Flexible Electronics Aid the Development of Human-Machine Interfaces (HMIs)

Chinese scientists have developed a closed-loop human-machine interface (CL-HMI) which fixes flexible electronics onto human skin, enabling haptic feedback control of robots over Bluetooth, Wi-Fi and the internet.

Flexible Electronics Aid the Development of Human-Machine Interfaces (HMIs).

Image Credit: Shutterstock.com/Damir Khabirov

Existing HMIs are bulky, expensive and limited in scope. Combining visual and haptic virtual reality and flexible skin-mounted electronics with closed-loop feedback control shows immense potential for contact-free interventions in medicine, industry and other fields.

A Brief Introduction to Human-Machine Interfaces

In broad terms, user interfaces (UIs) denote the space where humans interact with machines to control operations and processes. These machines may also provide feedback to humans via these interfaces.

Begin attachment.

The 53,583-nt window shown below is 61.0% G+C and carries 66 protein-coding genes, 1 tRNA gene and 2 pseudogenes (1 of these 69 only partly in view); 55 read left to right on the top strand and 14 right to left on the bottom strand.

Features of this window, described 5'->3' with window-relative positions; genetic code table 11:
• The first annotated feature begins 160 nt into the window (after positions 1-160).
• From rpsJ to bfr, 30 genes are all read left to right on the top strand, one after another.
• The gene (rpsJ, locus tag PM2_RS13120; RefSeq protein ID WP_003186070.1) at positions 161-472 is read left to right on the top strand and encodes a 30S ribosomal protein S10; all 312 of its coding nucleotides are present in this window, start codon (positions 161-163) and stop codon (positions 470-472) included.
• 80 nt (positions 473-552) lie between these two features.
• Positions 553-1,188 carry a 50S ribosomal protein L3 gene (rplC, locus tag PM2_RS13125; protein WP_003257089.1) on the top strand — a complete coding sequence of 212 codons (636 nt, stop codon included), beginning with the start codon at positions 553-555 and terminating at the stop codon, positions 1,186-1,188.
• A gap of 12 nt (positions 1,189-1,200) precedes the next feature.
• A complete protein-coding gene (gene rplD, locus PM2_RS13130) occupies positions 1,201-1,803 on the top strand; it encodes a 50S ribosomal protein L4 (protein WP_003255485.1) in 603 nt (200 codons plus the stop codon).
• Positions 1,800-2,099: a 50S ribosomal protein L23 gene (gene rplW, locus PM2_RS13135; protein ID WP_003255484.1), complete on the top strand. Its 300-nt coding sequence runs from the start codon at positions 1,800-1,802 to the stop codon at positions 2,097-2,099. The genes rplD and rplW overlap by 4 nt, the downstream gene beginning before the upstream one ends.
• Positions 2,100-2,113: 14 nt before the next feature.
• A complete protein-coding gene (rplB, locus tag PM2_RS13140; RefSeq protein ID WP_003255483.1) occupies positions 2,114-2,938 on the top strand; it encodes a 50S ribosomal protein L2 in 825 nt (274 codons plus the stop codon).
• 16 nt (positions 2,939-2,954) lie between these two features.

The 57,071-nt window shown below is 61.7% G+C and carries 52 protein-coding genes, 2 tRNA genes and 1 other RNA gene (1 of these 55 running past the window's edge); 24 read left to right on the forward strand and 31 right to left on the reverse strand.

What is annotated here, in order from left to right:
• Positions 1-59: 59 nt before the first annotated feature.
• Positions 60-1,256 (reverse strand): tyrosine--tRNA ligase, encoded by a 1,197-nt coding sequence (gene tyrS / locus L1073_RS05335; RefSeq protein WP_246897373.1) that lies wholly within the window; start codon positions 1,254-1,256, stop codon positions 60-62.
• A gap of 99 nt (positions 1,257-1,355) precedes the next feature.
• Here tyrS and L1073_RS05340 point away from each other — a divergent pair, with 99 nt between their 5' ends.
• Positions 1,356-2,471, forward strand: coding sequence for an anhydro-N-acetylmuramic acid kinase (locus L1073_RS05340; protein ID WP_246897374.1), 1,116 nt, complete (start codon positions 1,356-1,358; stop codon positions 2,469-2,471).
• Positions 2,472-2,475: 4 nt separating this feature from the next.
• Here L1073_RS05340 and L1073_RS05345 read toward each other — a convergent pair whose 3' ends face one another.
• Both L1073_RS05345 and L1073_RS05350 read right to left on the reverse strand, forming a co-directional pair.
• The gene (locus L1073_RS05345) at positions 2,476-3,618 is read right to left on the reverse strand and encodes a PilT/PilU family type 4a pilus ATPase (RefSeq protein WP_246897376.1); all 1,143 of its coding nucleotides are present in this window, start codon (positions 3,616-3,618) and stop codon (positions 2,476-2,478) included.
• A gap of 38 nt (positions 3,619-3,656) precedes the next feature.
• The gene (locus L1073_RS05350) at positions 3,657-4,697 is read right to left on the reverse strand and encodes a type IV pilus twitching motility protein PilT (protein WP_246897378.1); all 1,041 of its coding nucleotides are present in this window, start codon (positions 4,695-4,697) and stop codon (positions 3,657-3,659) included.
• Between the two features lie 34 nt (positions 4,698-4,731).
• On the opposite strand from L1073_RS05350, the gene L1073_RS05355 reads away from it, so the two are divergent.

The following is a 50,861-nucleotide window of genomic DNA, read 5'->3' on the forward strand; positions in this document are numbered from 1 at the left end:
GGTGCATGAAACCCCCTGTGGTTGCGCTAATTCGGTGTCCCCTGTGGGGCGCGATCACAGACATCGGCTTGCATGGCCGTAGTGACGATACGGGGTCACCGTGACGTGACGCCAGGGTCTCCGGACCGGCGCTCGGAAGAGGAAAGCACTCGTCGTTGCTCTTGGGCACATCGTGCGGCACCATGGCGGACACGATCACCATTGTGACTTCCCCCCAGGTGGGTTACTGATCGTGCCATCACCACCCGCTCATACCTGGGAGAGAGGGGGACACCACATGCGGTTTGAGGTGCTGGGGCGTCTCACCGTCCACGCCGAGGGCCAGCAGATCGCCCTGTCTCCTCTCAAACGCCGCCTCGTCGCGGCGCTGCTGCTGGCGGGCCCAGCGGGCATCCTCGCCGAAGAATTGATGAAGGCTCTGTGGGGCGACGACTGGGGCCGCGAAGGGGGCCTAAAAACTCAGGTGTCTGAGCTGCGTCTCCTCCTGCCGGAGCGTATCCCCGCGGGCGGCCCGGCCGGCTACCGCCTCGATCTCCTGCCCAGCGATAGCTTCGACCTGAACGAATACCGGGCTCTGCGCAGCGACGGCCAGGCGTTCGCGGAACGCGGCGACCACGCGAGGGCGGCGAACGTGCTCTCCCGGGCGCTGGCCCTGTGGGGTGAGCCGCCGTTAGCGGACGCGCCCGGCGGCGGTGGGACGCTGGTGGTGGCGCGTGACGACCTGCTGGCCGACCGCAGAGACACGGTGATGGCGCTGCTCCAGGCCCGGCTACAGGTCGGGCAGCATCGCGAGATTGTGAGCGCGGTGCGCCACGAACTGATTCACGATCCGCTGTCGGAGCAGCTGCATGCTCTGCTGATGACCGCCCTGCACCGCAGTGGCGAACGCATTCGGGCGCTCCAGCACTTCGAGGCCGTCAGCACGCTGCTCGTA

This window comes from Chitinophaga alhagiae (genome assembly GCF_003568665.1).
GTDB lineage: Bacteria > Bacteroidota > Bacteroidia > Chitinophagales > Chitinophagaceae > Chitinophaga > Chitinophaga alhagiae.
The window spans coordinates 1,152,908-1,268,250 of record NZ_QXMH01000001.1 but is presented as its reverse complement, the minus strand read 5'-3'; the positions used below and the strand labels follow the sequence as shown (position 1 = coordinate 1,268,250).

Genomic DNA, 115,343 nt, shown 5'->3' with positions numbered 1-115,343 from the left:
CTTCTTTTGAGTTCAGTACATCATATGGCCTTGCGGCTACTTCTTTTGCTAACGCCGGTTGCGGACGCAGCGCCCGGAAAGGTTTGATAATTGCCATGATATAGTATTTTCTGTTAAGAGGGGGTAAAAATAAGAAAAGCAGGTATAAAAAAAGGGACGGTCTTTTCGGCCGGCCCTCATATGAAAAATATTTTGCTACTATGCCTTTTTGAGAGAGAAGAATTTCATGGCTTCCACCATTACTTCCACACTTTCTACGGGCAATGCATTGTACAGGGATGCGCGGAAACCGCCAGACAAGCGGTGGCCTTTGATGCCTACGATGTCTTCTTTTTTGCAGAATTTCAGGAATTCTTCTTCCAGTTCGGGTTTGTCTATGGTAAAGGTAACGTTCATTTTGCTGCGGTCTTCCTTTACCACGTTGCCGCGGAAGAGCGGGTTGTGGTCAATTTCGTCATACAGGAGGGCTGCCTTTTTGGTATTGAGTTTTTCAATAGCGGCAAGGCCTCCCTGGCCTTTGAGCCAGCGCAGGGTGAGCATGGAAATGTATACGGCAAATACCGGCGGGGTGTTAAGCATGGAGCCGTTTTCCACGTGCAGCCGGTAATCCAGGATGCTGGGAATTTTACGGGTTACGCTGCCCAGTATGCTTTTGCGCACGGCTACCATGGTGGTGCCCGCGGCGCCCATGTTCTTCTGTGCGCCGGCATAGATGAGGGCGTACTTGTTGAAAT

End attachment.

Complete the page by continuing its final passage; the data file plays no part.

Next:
Most of us are already familiar with keyboards, mice, computer monitors and printers. But user interfaces also include hand-operated tools and other industrial machinery. The concept of user interfaces can also be extended to the five senses, namely sight, sound, touch, smell and taste.

Composite user interfaces (CUIs) engage two or more of these senses. A tablet’s screen is one such interface, i.e., a graphical user interface (GUI) that engages the senses of touch and sight. Adding sound to a GUI turns it into a multimedia user interface. When a CUI blocks out the physical world, it becomes a virtual reality interface. Where it adds to physical interactions, it becomes an augmented reality interface.

Strictly speaking, a user interface describes human interactions with electronic devices. Where a human interfaces with a machine, or another piece of industrial equipment, it is a human-machine interface (HMI). There are countless types of interfaces, including gesture interfaces, conversational interfaces, command-line interfaces and motion tracking interfaces.

The development of these interfaces has largely been driven by the needs of individuals with physical disabilities. Brain-computer interfaces, for example, enable paralyzed individuals to move objects by imagining the movements of various parts of their bodies.